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The Atlantic Books Briefing – SOLITUDE

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The craft of writing is often associated with solitude; silent contemplation, the reasoning goes, can sprout potent ideas and feelings. Writers find this isolation in many different circumstances, which all translate to the page in striking ways.

Annie Dillard is one of the best-known explorers of the part of human nature that bends toward solitude. In her book Pilgrim at Tinker Creek, she surveys life in a teeming natural ecosystem, where she seems to transcend her suburban surroundings. The poet Dulce María Loynaz is said to have lived alone for decades in a mansion in Havana, producing many rich poems about the treasure and trouble of solitude.

The family in Gabriel García Márquez’s classic novel One Hundred Years of Solitude experiences a collective isolation. They maintain little to no contact with the outside world in their small town for an extended period of time, which serves their clan well for a while. The married couple in Marilynne Robinson’s novel Lila show that internal isolation isn’t necessarily overcome by even the closest of human bonds. But the main character in Dostoyevsky’s novel The Idiot, in spite of the isolation brought on by his severe illness, finds that his singular torment grants him the ability to witness the suffering of all.

Every Friday in the Books Briefing, we thread together Atlantic stories on books that share similar ideas.

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WHAT WE’RE READING

How One Hundred Years of Solitude became a classic
“Over the course of a century, [the] town of Macondo was the scene of natural catastrophes, civil wars, and magical events; it was ultimately destroyed after the last Buendía was born with a pig’s tail.”

📚 One Hundred Years of Solitude, by Gabriel García Márquez

The pilgrim of the suburbs
“The book raises questions about the horrors and beauties of nature, and the power of the present moment in a world that’s constantly being created. It’s also a chronicle of solitude.”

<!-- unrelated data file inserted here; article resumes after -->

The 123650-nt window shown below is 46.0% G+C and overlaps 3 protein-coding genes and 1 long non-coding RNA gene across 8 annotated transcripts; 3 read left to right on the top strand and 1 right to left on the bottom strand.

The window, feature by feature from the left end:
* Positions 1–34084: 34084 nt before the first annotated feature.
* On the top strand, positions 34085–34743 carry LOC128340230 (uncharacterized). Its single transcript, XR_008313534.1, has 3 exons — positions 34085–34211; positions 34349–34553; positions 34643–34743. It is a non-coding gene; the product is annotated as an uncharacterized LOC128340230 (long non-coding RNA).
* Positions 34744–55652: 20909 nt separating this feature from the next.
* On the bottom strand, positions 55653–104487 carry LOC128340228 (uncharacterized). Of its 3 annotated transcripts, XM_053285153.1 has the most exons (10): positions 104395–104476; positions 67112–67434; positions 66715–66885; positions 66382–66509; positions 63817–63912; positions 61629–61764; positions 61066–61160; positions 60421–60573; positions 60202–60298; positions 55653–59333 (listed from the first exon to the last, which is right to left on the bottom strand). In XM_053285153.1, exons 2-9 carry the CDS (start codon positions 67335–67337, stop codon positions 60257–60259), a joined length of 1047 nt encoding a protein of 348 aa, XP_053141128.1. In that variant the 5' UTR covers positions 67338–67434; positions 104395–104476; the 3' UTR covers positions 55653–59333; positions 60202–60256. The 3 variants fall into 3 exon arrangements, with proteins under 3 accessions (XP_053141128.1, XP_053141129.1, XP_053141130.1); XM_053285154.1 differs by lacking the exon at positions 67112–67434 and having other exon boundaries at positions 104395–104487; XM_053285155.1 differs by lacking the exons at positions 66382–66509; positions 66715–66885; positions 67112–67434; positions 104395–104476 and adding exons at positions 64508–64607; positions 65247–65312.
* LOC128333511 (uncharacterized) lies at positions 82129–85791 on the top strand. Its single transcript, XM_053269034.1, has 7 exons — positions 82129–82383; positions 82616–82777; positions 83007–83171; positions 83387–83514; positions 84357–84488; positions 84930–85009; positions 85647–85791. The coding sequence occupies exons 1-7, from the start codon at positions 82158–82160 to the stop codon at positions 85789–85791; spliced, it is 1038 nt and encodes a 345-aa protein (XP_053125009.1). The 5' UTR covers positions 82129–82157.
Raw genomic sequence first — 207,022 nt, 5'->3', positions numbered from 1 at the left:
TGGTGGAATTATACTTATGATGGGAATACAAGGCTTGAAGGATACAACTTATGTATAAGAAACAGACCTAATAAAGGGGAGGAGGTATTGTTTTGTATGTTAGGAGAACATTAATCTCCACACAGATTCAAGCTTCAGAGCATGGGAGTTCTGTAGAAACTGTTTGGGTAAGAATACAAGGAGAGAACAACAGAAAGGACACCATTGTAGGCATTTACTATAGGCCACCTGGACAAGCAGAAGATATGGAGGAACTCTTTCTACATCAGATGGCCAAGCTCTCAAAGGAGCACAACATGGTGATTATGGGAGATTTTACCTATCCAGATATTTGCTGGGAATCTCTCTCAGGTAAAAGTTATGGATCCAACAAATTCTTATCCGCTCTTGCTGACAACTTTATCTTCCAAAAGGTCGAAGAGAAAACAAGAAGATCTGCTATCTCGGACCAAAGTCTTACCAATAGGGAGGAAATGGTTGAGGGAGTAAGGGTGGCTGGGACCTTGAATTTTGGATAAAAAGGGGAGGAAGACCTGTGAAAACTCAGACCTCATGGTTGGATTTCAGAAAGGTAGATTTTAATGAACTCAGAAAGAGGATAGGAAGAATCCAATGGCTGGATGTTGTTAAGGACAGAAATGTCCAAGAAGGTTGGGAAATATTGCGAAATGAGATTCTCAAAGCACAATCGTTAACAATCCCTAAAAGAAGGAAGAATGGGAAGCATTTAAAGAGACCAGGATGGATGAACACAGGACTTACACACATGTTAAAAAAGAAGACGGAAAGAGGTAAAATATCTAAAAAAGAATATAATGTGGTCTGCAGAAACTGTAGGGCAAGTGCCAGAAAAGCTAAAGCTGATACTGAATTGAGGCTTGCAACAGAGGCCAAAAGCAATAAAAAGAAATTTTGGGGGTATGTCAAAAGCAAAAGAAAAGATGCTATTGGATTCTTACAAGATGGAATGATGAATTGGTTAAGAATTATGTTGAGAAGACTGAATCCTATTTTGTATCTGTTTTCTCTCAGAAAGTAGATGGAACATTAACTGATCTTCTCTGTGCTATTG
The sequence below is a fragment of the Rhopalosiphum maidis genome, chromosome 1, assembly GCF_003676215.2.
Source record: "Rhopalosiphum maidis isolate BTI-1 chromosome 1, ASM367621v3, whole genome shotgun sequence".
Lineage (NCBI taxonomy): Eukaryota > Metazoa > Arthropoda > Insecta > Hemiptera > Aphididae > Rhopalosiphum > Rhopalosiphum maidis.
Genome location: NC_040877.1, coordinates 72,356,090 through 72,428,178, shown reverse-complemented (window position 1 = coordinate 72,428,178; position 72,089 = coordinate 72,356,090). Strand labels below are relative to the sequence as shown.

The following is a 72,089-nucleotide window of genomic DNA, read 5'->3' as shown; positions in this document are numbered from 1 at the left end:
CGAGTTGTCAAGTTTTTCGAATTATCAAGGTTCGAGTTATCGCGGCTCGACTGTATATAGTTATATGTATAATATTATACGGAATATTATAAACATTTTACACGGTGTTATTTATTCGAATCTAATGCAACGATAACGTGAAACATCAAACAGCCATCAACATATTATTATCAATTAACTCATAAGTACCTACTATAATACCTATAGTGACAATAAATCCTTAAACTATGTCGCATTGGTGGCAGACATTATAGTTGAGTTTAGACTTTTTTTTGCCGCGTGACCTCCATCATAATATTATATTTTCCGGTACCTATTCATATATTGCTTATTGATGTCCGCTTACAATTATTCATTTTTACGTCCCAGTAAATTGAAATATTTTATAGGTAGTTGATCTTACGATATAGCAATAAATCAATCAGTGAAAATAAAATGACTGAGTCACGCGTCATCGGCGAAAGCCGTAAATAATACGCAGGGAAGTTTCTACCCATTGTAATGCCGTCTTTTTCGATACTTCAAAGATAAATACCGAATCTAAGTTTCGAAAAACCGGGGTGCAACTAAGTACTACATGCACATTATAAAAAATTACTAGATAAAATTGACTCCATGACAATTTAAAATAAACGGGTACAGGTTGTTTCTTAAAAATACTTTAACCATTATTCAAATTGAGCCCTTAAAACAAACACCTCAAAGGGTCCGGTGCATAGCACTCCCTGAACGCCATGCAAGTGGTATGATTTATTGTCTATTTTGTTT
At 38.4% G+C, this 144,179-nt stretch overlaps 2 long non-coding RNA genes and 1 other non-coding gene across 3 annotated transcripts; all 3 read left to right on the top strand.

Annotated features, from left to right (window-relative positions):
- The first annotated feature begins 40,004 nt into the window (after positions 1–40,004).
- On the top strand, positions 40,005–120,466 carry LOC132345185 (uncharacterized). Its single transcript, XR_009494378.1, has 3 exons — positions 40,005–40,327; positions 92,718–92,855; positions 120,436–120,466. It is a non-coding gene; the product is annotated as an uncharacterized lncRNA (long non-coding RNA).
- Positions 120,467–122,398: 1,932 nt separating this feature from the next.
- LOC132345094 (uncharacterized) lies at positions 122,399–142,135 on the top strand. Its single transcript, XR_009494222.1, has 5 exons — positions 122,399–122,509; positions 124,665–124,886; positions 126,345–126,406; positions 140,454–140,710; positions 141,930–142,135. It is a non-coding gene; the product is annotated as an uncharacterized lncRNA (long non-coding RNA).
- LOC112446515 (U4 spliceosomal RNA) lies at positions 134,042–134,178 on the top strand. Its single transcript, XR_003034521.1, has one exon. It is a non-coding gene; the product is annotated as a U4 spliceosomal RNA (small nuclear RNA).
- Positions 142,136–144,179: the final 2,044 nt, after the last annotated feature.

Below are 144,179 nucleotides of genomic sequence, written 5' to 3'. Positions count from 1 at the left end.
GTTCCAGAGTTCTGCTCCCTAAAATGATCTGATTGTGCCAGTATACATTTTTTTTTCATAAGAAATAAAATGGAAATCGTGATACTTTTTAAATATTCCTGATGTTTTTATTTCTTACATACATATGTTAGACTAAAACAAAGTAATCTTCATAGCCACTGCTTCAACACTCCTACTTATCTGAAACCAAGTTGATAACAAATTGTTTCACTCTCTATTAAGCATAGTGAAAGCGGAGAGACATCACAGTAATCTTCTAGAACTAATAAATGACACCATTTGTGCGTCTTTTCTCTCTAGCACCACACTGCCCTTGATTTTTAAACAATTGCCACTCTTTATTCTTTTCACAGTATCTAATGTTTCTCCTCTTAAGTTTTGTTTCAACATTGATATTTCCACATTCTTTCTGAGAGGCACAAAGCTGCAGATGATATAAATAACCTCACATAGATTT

📚 Pilgrim at Tinker Creek, by Annie Dillard

Making art at the painful margins
“Dostoyevsky’s great novel The Idiot … manages like no other to plunge fearlessly into suffering while at the same time illuminating the enduring, almost unspeakable beauty of the human.”

📚 The Idiot, by Fyodor Dostoyevsky
📚 Island of the Mad, by Laurie Scheck

The power of grace
“In these pages, Robinson resists the notion of love as an easy antidote to a lifetime of suffering or solitude, suggesting that intimacy can’t intrude on loneliness without some measure of pain.”

📚 Lila, by Marilynne Robinson

How solitude feeds the brain
“I love the idea of solitude being a gift. I think we can be afraid of being lonely, but if you figure out a way to own it and see it as a treasure and a pleasure and a joy, then it can be quite comforting.”

📚 Absolute Solitude, by Dulce María Loynaz
📚 All This Could Be Yours, by Jami Attenberg

THE REFERENCE DESK

(New York Public Library)

Write to the Books Briefing team at booksbriefing@theatlantic.com or reply directly to this email with any of your reading-related dilemmas. We might feature one of your questions in a future edition of the Books Briefing and offer a few books or related Atlantic pieces that might help you out.

About us: This week’s newsletter is written by Myles Poydras. The book he’s finally going to read is All About Love, by bell hooks.

Comments, questions, typos? Reply to this email to reach the Books Briefing team.

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—— AUTO – GENERATED; Published (Halifax Canada Time AST) on: December 20, 2019 at 12:42PM

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